Another year, another awards season. 2015 saw the release of an incredible amount of high-quality films, from Spotlight to Room to Mad Max: Fury Road, and Sunday saw the start of major awards being bestowed upon them. The 2016 Golden Globes honored some of last year's very best films, and while it would've been nice to see snubbed works like Creed, Brooklyn, and Straight Outta Compton in the mix, it's hard to complain when so many great movies were nominated in major ways. Especially when so many of Sunday night's honorees were female-driven films, such as Carol, Room, and Mad Max: Fury Road. Yet despite six of the 10 Best Picture nominees (or even seven, if you count the ensemble drama Spotlight) having female-leads, only male-led films won, and the one takeaway from the Golden Globe movie winners ends up being that female-led movies once again failed to garner the attention they deserve.
It's incredibly disappointing, as so many great female-led films were in contention this year. Some movies starring women did manage to nab Globes — Inside Out, a film about the mind of a preteen girl, won Best Animated Feature — but the winners for the most significant Best Picture categories ended up being The Martian, a movie primarily focused on one man, and The Revenant, an ensemble film featuring an entirely male cast. 2015 was, without question, a great year for women in film, and Sunday's Golden Globe winners could've emphasized this. Instead, they reinforced the idea that female-led movies are considered anomalies in the film industry, and not worthy of attention.
The fact that it happened at the Globes is even more infuriating. Thanks to the fact that it gets to honor both film and television, the Globes, theoretically, has the best chance of any awards show of being inclusive when it comes to gender equality. And while the 2016 show may have had its moments, with women like Kate Winslet and Taraji P. Henson giving quality acceptance speeches that touched upon feminist issues, both the TV and movie winners — but especially the movie ones — only reinforced Hollywood's love of male-centric works.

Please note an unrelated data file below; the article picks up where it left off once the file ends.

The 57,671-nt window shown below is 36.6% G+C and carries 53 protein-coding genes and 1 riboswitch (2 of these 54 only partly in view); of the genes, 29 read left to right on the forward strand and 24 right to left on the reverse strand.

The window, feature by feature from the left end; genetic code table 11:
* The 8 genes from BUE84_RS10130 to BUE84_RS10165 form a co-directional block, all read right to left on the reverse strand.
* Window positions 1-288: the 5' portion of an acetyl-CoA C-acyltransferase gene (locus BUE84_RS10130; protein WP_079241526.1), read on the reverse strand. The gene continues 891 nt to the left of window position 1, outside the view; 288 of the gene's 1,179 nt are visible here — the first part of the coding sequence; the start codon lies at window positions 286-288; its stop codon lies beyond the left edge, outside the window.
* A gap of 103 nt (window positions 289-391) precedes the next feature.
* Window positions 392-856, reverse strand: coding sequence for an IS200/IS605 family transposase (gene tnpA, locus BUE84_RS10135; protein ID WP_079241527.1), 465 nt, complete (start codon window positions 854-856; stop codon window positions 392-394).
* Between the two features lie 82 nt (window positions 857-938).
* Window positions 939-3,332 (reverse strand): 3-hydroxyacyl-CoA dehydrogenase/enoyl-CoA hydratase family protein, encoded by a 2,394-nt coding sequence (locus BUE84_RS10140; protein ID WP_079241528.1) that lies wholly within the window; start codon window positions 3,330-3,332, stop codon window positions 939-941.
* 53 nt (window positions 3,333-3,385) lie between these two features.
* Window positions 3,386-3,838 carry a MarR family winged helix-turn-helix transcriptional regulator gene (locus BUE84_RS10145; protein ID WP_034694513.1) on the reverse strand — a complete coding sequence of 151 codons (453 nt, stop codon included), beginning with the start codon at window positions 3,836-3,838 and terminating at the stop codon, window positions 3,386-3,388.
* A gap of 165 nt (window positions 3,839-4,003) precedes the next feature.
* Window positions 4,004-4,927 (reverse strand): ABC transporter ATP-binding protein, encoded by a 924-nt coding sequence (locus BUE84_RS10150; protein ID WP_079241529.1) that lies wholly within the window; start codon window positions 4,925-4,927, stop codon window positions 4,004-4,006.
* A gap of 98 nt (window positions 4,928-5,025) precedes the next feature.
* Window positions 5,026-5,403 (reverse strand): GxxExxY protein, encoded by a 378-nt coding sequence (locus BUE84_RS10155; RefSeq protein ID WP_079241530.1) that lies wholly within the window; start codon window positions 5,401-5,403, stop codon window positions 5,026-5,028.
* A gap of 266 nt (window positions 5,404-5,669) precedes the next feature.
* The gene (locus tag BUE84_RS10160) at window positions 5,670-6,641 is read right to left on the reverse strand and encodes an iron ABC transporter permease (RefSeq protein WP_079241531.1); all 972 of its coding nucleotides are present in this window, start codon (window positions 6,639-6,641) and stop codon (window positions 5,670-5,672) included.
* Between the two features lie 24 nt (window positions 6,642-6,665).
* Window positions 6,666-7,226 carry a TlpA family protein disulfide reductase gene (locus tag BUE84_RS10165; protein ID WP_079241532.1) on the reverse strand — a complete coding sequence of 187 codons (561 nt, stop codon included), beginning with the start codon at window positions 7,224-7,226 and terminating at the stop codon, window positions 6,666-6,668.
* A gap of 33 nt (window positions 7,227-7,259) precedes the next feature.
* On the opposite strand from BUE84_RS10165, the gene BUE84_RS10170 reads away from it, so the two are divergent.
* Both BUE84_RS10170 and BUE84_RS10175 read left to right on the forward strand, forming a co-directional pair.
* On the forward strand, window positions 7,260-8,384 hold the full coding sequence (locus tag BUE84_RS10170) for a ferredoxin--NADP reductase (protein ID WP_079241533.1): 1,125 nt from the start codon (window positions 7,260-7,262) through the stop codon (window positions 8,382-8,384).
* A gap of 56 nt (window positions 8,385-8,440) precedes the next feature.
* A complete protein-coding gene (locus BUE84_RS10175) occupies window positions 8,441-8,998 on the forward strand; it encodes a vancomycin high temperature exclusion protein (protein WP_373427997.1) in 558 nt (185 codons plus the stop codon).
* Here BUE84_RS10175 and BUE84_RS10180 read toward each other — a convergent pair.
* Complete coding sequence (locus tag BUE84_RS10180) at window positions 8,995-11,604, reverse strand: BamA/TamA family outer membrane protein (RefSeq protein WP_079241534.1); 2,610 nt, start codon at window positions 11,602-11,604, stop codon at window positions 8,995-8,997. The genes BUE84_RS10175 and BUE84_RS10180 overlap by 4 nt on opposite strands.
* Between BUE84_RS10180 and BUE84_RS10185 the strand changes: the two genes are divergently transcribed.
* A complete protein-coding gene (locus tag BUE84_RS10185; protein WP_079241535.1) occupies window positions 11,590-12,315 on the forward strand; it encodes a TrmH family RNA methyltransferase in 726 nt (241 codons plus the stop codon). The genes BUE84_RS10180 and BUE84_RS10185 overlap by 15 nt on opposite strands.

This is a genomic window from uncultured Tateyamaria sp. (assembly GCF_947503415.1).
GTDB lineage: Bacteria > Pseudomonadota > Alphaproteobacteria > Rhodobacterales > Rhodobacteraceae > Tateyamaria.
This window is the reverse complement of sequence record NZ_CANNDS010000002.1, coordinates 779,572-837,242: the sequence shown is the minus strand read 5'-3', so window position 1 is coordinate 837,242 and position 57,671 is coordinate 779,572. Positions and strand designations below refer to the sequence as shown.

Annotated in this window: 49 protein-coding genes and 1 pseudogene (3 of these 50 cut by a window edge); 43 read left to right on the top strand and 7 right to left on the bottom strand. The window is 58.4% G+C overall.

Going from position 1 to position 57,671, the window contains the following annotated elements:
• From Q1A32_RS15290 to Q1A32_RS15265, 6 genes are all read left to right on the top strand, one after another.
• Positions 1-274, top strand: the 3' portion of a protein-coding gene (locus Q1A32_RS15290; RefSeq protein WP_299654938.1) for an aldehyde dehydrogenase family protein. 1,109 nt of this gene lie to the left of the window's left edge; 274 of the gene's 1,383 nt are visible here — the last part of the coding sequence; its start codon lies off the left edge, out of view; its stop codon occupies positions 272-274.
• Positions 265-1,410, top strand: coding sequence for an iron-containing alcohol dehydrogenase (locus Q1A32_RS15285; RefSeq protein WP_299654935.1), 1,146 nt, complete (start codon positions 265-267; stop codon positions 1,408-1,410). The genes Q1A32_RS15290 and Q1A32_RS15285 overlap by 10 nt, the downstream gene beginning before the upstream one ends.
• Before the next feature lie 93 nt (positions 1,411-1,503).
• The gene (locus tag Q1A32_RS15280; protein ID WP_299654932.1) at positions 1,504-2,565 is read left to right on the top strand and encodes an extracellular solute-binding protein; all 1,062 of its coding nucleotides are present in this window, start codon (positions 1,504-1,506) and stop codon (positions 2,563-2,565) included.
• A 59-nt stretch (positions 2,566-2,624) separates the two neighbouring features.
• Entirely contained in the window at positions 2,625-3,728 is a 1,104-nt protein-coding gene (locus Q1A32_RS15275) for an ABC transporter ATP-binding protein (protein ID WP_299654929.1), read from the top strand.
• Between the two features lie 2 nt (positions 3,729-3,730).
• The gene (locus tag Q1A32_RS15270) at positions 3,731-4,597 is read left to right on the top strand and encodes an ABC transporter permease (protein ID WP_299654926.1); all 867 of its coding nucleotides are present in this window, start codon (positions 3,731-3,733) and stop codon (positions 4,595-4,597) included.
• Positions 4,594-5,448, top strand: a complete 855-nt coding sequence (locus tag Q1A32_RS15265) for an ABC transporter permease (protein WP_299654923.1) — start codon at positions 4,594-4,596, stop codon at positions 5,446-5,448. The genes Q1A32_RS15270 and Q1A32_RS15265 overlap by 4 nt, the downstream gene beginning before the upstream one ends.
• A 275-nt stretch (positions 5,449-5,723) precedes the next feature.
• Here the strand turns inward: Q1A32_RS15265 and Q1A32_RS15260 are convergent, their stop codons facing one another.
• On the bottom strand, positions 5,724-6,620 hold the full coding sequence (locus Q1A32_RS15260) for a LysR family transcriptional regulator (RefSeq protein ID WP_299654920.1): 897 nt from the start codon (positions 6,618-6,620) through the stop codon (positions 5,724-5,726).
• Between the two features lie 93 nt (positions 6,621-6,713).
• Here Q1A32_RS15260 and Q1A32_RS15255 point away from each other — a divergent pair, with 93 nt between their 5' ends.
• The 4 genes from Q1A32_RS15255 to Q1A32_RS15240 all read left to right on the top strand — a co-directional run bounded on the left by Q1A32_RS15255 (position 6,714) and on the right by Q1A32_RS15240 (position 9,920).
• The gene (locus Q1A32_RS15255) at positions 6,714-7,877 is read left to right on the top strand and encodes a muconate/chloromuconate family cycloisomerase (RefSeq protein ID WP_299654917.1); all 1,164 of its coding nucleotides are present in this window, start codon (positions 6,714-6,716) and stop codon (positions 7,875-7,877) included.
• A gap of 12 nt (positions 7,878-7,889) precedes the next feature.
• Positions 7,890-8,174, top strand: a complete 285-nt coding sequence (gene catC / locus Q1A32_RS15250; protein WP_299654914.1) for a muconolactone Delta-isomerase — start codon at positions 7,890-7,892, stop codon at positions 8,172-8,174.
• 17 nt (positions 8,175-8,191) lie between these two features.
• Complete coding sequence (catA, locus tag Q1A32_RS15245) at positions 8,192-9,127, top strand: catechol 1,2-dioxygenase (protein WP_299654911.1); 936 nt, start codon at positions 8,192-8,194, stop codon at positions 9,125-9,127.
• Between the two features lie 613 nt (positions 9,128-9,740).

Yet the Golden Globes are only the beginning of awards season, and hopefully, the SAGs and Oscars won't follow its footsteps. More crucially, though, it's imperative that the female-led films' lack of awards recognition at Sunday's show doesn't cause studios to stop producing more. In order for these movies to truly be embraced by Hollywood, critics can't be the only ones acknowledging their success. Studios have to greenlight these movies more frequently, and audiences have to support them in theaters; otherwise, you can expect the plethora of female-led films that took over 2015 to be a one-time thing, and for more shows to be like the Globes in acknowledging solely male-led films.
Not all hope is lost, though. It does say a lot that so many female-led films were nominated for awards, even if they didn't win; in 2015, not one of the eight Best Picture Oscar nominees were female-led stories, and only one of the ten Golden Globe nominees truly starred a woman (Into the Woods). The 2016 nominees signaled major progress, even if it would've been far more satisfying to see some of these films actually win the awards they were nominated for.
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